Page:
The results of the collaboration are clear: E&S has taken the next big leap in Delaware’s gastropub revolution. Its weapon is a strong rotation of cask- and bottle-conditioned beers. The unfiltered and unpasteurized brews are known as “real ales” to beer nuts because they contain live, natural yeast, which over time helps to develop deep, rich flavors in beers. Served room-temperature and without extraneous gases to get in the way, conditioned beers are literally alive with fermented essence.
From one cask dripped DFH’s 75 Minute IPA, brimming with dulcet maple flavor and the bite of bitter hops. Cask offerings rotate four at a time, and brewers represented on my visits included Yards and Evolution. An even longer list of bottle-conditioned beers exists. (Same concept, different vessel.)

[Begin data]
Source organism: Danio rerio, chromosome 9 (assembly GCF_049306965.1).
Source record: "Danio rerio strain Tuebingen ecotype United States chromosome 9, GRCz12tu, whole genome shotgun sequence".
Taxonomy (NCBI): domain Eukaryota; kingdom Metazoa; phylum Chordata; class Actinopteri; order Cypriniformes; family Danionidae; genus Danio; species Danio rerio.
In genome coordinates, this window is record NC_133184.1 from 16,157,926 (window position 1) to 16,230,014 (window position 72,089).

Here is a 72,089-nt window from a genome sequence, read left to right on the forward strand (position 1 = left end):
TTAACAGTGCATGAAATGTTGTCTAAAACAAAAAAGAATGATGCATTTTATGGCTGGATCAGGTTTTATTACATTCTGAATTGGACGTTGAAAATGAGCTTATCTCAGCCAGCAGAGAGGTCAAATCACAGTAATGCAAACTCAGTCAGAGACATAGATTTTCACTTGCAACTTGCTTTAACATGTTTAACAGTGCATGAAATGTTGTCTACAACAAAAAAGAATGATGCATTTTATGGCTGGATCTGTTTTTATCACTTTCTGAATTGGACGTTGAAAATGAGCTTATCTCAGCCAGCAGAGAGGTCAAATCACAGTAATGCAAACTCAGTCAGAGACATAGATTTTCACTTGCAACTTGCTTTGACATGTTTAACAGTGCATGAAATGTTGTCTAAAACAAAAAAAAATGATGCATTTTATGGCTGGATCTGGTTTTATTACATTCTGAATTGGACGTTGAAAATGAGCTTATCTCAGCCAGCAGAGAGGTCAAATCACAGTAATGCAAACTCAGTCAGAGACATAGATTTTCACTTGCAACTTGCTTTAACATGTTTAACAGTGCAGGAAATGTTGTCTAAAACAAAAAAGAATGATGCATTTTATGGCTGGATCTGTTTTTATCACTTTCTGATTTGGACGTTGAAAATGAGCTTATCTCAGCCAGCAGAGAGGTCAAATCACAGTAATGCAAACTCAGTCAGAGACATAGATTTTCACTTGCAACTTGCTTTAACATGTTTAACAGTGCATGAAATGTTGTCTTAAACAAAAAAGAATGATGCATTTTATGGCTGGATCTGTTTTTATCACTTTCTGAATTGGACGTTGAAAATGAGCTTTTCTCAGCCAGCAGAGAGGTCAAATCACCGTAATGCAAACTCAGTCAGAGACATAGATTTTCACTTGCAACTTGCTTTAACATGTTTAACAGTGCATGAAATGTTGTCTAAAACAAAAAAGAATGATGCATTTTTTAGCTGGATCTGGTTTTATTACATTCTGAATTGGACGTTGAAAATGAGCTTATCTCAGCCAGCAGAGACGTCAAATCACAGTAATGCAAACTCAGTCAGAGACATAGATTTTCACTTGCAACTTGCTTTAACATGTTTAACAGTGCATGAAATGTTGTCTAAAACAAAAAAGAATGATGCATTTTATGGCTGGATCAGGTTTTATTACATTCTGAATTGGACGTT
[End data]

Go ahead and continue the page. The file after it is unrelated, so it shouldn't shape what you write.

The E&S bar is stocked additionally with bottles and kegs of strictly American craft beers, and its tenders are happy to line up four-pour samplers for the indecisive.
Clearly E&S invested heavily in its beer program, so it’s fair to wonder whether the food can keep pace. Like Chelsea Tavern, Morrison’s cross-street venture, E&S subscribes to comfy, bistro-style cuisine, with a shake or two of uptown flare. His chef is Kevin Torpey, whose previous posts include Harvest Grill. He’s upped his game at E&S, subbing headstrong flavors in place of Harvest’s low-cal minimalism. Though at times, it seemed like the kitchen couldn’t decide whether it wanted to be big and bold like Hemingway, or elegant and poetic like Fitzgerald. Often, the dishes with the most flavor arrived in less-than-stellar condition.
Flounder Francese, for instance, could’ve used a bit more primping at the expediting station. The tender filets soaked up loads of zest from a citrus-butter sauce, but the plate’s many disparate parts—unruly mounds of polenta, crispy cauliflower florets, and splatters of sauce—comprised a mess of a plate. Far more egregious were the dozen or so pin bones I had to pull from my teeth.